Creating 3D Assets

Assets are usually made in an external application such as Blender, Maya, or 3D Studio MAX, alongside many other applications. In this tutorial, we will go over making a simple asset in Blender, which is a free 3D Creation tool. Go here to download the latest version.

Getting around Blender

At the very top left, you have your Menu items but also a bunch of tabs. These are just different layouts that allow you to focus on a particular task. Creating assets is usually in Layout or Modelling. You may need UV Editing and Shading later in the process.

This main area is the Viewport, where assets are created.

  • Right click - Orbit view

  • Shift + middle click - Pan view

  • Middle scroll - Zoom

  • Alt + middle click - Snap to different views

  • Numpad Period (.) - Focus on a particular asset

At the top left of the viewport, we have the mode you are working in, the two most common are 'Object' and 'Edit'. Object mode is used to arrange the scene. Edit Mode allows you to edit the assets in detail such as their vertices, edges, polygons etc.

  • Tab - Switch between Object and Edit mode.

Next to that, you have a number of menus, depending on the Mode you are in.

At the top centre you have Transform orientation, Pivot point, Snap settings, and Proportional editing tools.

To the top left again under the Mode, we have the Asset Creation tools such as position, Rotation, and scale. As well as other tools such as Extrude, Inset, and Bevel, to name a few in Edit Mode.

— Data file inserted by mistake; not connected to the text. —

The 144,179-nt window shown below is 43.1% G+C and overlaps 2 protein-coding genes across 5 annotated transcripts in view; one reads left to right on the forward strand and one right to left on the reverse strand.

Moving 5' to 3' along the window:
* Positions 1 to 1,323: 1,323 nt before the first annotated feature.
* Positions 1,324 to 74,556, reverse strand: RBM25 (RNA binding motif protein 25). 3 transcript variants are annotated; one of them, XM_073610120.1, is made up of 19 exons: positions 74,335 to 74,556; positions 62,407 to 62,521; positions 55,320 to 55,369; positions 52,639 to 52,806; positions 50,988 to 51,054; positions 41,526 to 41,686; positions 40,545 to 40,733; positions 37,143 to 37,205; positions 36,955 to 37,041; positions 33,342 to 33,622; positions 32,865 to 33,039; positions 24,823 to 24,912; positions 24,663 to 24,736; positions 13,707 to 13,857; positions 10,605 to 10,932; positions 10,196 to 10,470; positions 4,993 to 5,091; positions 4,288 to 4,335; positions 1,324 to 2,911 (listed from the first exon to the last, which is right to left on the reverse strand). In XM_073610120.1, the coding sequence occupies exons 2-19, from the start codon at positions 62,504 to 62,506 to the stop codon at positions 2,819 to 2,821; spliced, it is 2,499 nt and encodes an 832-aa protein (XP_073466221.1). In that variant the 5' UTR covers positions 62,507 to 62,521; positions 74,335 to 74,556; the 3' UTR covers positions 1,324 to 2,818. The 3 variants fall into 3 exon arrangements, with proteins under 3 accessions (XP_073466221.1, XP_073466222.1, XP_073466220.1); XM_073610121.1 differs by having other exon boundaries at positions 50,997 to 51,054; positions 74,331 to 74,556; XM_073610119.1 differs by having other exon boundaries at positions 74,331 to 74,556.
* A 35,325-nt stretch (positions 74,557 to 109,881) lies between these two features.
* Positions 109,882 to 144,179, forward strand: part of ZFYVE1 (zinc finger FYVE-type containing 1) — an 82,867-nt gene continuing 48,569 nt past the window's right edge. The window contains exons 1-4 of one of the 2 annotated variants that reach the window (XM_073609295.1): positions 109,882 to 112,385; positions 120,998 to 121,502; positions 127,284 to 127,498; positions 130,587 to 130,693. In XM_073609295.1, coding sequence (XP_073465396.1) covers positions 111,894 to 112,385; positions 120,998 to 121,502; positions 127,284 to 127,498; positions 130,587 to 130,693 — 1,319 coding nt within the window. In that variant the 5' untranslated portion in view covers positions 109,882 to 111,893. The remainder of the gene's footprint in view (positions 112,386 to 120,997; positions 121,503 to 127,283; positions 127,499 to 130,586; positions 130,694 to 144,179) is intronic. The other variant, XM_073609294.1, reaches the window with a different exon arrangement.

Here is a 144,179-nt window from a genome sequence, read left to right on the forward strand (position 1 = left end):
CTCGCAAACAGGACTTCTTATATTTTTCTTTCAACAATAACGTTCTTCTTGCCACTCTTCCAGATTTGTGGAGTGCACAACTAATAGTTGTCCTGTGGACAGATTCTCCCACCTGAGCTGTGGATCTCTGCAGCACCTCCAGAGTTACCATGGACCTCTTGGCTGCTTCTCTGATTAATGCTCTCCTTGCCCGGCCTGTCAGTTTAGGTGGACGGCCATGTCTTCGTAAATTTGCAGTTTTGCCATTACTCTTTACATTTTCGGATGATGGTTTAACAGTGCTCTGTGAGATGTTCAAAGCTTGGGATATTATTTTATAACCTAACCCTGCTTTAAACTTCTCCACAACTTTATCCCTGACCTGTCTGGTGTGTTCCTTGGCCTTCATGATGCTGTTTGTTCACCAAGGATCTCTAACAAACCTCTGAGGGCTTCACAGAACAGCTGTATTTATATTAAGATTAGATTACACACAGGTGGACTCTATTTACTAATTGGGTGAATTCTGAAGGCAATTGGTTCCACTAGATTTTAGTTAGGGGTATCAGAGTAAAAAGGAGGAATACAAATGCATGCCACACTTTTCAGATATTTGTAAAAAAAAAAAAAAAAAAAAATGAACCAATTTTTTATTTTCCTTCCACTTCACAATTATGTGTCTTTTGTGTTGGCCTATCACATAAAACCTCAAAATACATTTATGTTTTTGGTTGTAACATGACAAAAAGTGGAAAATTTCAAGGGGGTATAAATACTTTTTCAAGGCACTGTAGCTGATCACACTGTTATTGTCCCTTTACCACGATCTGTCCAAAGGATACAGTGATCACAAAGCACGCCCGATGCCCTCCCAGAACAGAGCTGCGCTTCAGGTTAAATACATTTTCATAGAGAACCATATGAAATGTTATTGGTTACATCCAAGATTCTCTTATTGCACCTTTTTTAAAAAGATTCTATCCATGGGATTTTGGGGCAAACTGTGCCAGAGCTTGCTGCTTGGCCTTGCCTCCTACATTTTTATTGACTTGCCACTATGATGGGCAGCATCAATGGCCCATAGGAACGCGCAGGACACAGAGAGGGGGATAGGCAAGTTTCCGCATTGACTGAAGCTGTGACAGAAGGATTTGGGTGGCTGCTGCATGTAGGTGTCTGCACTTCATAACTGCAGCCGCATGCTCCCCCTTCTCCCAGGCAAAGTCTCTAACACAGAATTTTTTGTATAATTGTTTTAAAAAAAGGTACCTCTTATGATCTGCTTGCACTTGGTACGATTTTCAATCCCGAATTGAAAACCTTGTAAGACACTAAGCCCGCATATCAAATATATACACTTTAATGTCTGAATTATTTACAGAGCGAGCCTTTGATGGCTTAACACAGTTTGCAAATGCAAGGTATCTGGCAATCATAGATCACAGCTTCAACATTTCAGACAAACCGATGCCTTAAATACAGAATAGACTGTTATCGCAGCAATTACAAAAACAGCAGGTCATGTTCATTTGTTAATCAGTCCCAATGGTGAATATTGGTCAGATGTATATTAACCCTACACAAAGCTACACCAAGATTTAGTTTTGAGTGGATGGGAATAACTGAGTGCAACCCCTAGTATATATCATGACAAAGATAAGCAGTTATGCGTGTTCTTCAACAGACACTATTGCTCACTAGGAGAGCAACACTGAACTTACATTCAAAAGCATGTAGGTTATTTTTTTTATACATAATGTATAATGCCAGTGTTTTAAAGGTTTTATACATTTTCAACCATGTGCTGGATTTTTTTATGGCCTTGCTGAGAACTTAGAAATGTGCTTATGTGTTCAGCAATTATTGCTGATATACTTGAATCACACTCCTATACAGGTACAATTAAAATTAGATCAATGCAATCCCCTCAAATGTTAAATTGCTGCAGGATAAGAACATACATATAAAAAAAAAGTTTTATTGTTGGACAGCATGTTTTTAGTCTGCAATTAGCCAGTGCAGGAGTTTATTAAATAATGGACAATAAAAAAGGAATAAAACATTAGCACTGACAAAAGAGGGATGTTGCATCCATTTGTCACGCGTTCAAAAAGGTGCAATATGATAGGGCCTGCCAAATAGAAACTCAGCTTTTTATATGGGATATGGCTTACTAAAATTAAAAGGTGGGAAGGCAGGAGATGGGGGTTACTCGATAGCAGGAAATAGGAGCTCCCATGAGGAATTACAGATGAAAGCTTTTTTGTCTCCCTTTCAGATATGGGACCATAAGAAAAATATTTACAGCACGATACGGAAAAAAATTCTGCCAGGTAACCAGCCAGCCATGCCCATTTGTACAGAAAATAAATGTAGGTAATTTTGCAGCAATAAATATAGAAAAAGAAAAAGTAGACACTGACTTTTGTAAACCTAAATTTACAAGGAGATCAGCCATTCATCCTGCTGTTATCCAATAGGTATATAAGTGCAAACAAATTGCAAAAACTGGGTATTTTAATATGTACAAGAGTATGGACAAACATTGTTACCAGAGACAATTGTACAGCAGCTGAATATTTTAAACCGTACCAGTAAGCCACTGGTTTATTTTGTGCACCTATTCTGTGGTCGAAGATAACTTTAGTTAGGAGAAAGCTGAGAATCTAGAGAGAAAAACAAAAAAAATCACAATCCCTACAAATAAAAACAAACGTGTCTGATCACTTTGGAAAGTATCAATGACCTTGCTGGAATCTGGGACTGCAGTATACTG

Most Hotkeys are displayed in a popup when you roll over the tool itself.

  • G - Position

  • R - Rotation

  • S - Scale

You can optionally use the following,

  • X - Limit to X Axis

  • Y - Limit to Y Axis

  • Z - Limit to Z Axis

To finish off you can,

  • Left click or Space - Accept

  • Right click - Cancel

It is possible to use numbers to modify the edits by a certain amount. Once done, left-click to lock the edit in.

At the top Right of the viewport, we only need to worry about the Overlays pulldown, X-Ray mode, and Viewport shading options.

The two most common elements in the Overlays pulldown is Statistics, and Face Orientation. Statistics offers things like face/triangle count, etc. and Face Orientation displays a blue and red overaly, where blue is opaque in Unity, and red is transparent in Unity.

You will need to use the X-Ray mode to select elements on the other side of an asset. If you don’t, you will only select the visible elements in the viewport.

The viewport shading options change how the viewport looks, such as Wireframe, Solid, Material Preview, and Rendered. Usually Wireframe and Solid are all you need in Asset creation for Mona.

To the top left of the viewport is the Axes Gizmo, which allows you to shift to different views. You can also use the Numpad keys.

Right next to the Axes gizmo is a little arrow that you can select, which will open certain toolbars.

  • N - Open Toolbars.

Over to the right, we have your Outliner, which organizes your assets in a hierarchy. Double click assets to rename them.

Under that, we have the Properties section. This has a long list of categories we can use, but the main ones for asset creation are Object Properties, Modifier Properties, Object Data Properties, and Material Properties.

Editing assets

As noted, you can use different modes on an asset, with Object and Edit being the two most common ones. You can edit one asset or multiple, and doing so will allow you to edit the asset in detail, such as modifying polygons, edges, and vertices.